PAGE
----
>> +void adjust_pointers (int**, int);
>> +
>> +void grow (int **p, int n)
>> +@{
>> +  int **q = (int**)realloc (p, n *= 2);
>> +  if (q == p)
>> +    return;
>> +  adjust_pointers ((int**)q, n);
>> +@}
>> +@end smallexample
>> +@end table
>> +
>> +@option{-Wuse-after-free=3} is included in @option{-Wall}.
> Recapping our chat earlier today, I confess to not being familiar with
> this aspect of the C standard, but IIRC you were saying that the
> pointer passed in to "realloc" is always "indeterminate" after a
> successful call, and indeed I see on:
>    https://en.cppreference.com/w/c/memory/realloc
> "The original pointer ptr is invalidated and any access to it is
> undefined behavior (even if reallocation was in-place)."
> Does this really mean that it's undefined to use the original "p" after
> an in-place reallocation (as opposed to "*p"?).  I find this
> surprising, and I think many of our users would too.

Yes, it's undefined to use the pointer after a successful
reallocation (it's okay to use it after a failed one, although
as discussed in WG14 DR400, even that can be problematic due
to a lack of clarity in the standards).

One rationale for it is to make it possible to implement realloc
with no in-place extension, as a sequence of three calls: malloc,
memcpy, and free.  Another is that using invalidated pointers is
inherently unsafe and the C committee wanted to leave room for
debugging hardware that traps on the use of such pointers
(US7966480 describes one such solution).  Such solutions are
only feasible when all invalid pointers are treated the same.

> If that's the case, is there a standards-conforming way for code to
> distinguish between a successful in-place vs a successful moving
> realloc?  How would a user "transition [their code] to safe
> alternatives"?  (the docs should probably spell that out).  i.e. what's
> an idiomatic way for the user to write this logic correctly?

There's no portable mechanism to detect whether a realloc call
moved an object.  Strictly conforming programs must avoid it.
The idiomatic way of avoiding it is to store offsets rather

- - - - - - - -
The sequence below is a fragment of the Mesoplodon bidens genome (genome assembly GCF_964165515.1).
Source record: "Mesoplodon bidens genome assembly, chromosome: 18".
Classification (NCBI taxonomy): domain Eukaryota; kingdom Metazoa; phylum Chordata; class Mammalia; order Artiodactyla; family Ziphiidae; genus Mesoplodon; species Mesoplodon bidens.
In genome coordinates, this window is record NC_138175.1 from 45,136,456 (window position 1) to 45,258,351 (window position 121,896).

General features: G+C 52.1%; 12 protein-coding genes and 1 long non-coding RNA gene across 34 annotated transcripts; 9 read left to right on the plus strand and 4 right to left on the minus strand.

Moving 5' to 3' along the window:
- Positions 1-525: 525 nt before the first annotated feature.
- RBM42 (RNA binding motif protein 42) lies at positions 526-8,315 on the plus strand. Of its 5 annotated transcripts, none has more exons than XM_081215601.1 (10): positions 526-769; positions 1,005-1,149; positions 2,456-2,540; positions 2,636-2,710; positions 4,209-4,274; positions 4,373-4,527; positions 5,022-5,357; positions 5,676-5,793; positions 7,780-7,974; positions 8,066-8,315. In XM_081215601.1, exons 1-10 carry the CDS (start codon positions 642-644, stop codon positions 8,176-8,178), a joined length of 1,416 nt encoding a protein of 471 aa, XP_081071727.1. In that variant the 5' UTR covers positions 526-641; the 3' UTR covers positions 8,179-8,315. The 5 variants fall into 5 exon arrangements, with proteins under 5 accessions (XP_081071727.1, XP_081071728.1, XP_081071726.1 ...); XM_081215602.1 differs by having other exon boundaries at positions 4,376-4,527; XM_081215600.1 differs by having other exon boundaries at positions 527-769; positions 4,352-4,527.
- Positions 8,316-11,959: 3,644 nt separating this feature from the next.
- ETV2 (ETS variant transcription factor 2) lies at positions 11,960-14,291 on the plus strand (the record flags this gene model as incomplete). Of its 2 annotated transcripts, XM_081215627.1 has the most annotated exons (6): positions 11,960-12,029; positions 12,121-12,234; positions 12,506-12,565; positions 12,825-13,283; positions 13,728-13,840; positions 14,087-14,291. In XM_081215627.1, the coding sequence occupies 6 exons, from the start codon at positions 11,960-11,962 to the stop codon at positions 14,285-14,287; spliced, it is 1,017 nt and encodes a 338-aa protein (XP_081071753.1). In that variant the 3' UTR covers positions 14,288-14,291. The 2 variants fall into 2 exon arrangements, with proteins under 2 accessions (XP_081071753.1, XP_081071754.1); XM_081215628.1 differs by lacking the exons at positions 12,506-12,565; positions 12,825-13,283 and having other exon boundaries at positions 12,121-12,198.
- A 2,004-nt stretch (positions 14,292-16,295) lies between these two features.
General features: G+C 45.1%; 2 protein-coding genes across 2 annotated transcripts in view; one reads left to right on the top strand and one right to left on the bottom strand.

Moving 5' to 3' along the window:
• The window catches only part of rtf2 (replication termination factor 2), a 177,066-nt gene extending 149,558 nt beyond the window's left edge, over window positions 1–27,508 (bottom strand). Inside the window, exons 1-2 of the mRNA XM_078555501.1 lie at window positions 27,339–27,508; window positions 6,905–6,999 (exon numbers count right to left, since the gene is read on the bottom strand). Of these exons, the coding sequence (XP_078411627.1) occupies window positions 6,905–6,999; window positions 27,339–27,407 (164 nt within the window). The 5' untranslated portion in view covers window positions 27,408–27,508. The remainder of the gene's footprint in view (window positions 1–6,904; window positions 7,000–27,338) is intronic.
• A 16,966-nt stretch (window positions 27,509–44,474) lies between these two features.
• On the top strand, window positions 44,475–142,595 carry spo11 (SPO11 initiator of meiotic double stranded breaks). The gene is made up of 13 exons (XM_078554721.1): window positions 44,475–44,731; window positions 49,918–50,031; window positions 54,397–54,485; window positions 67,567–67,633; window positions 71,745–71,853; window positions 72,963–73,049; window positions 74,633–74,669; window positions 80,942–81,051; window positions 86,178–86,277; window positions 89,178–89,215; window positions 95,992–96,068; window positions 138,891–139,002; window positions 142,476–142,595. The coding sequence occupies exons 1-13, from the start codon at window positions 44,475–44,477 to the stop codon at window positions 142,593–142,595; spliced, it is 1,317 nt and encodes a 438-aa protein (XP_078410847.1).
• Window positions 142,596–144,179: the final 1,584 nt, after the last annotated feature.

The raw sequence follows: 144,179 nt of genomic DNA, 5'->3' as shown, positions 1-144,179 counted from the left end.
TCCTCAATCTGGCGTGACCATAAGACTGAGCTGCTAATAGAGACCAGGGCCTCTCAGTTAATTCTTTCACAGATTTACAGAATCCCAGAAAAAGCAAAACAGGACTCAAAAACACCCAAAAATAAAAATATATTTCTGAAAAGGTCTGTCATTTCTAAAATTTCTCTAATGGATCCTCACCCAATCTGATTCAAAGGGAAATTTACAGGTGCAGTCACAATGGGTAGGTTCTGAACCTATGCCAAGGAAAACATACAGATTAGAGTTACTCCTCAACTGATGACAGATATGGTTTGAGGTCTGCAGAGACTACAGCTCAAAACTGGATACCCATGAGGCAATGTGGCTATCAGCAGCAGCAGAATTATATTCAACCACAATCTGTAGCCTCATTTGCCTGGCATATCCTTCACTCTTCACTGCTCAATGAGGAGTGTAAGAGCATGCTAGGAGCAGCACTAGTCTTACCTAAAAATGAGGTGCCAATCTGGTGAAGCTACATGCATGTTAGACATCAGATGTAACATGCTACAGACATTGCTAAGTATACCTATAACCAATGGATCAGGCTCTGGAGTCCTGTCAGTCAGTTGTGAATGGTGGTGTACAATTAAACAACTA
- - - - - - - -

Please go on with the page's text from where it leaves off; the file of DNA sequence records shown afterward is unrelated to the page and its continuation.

than pointers to reallocated memory.

> How is this behavior unsafe, or how could it become unsafe?  If it's
> merely a theoretical concern, I think level 2 would be better for -Wall
> (or the default).

It's difficult to quantify how unsafe this or that undefined
construct is.  I think it's probably comparable to passing null
pointers and zero size to memcpy (diagnosed by -Wnonnull, also
in -Wall).  Or to passing T* to %p in a call to printf where T
isn't void (diagnosed by -Wformat, in -Wall).  Or to [ab]using
uninitialized variables as a source of entropy.

It's a judgment call what checkers to include at what level of
what option.  I made this choice not just because it's undefined
but also because it could help find mistakes in nearby code (as
in the Binutils case below or ideally more impactful).  Because
it's little known I'm hoping even the benign instances will help
raise awareness of the issue.  But I made it a separate level
to make it easy for users to suppres, and for us to adjust if

> Have you seen level 3 catch anything that *isn't* a usage of realloc
> checking success for in-place resizing vs moving?

The Glibc use in ldconfig.c is a use after free.  But it's just
sloppy coding, not a "real" bug.  It also found one instance in
Binutils (libctf/ctf-open-bfd.c).  That one is also not really
a bug, more like a thinko:

       isymbuf = bfd_elf_get_elf_syms (abfd, symhdr, symcount, 0,
				      NULL, symtab, NULL);
       free (isymbuf);
       if (isymbuf == NULL)
	  bfderrstr = N_("cannot read symbol table");
	  goto err_free_sym;

The call to free should follow the if statement.

I expect it to find plenty more benign misues like this in other
code, but what I'm really hoping of course is that it will help
find actual bugs, even if indirectly.

> [...snip...]
> Hope this is constructive; sorry about my ignorance here.
> Dave